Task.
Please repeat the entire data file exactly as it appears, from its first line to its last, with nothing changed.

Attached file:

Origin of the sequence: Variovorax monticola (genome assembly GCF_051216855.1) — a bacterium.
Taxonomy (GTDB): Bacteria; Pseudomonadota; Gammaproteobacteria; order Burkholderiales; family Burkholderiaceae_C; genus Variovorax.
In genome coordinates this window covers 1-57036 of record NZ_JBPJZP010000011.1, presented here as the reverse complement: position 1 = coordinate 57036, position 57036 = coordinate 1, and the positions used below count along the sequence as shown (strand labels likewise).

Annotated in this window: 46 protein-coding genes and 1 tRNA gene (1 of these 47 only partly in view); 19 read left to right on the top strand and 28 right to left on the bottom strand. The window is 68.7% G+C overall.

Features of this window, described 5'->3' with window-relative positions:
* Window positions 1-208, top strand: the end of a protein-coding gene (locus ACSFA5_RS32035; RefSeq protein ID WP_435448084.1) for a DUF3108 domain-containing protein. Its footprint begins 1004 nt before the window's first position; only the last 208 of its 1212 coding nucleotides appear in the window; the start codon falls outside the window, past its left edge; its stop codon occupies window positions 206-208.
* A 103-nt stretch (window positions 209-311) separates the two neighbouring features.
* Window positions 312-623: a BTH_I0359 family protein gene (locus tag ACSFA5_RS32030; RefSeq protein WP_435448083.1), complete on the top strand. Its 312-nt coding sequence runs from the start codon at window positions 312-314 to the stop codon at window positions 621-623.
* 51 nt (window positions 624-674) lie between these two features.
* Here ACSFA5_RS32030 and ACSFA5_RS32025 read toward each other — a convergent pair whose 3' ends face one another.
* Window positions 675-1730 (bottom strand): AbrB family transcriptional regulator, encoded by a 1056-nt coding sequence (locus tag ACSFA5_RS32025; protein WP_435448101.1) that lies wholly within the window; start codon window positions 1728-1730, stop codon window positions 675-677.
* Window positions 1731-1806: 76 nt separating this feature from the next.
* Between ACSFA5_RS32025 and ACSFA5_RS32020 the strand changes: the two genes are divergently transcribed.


Origin of the sequence: Variovorax monticola (genome assembly GCF_051216855.1) — a bacterium.
Taxonomy (GTDB): Bacteria; Pseudomonadota; Gammaproteobacteria; order Burkholderiales; family Burkholderiaceae_C; genus Variovorax.
In genome coordinates this window covers 1-57036 of record NZ_JBPJZP010000011.1, presented here as the reverse complement: position 1 = coordinate 57036, position 57036 = coordinate 1, and the positions used below count along the sequence as shown (strand labels likewise).

Annotated in this window: 46 protein-coding genes and 1 tRNA gene (1 of these 47 only partly in view); 19 read left to right on the top strand and 28 right to left on the bottom strand. The window is 68.7% G+C overall.

Features of this window, described 5'->3' with window-relative positions:
* Window positions 1-208, top strand: the end of a protein-coding gene (locus ACSFA5_RS32035; RefSeq protein ID WP_435448084.1) for a DUF3108 domain-containing protein. Its footprint begins 1004 nt before the window's first position; only the last 208 of its 1212 coding nucleotides appear in the window; the start codon falls outside the window, past its left edge; its stop codon occupies window positions 206-208.
* A 103-nt stretch (window positions 209-311) separates the two neighbouring features.
* Window positions 312-623: a BTH_I0359 family protein gene (locus tag ACSFA5_RS32030; RefSeq protein WP_435448083.1), complete on the top strand. Its 312-nt coding sequence runs from the start codon at window positions 312-314 to the stop codon at window positions 621-623.
* 51 nt (window positions 624-674) lie between these two features.
* Here ACSFA5_RS32030 and ACSFA5_RS32025 read toward each other — a convergent pair whose 3' ends face one another.
* Window positions 675-1730 (bottom strand): AbrB family transcriptional regulator, encoded by a 1056-nt coding sequence (locus tag ACSFA5_RS32025; protein WP_435448101.1) that lies wholly within the window; start codon window positions 1728-1730, stop codon window positions 675-677.
* Window positions 1731-1806: 76 nt separating this feature from the next.
* Between ACSFA5_RS32025 and ACSFA5_RS32020 the strand changes: the two genes are divergently transcribed.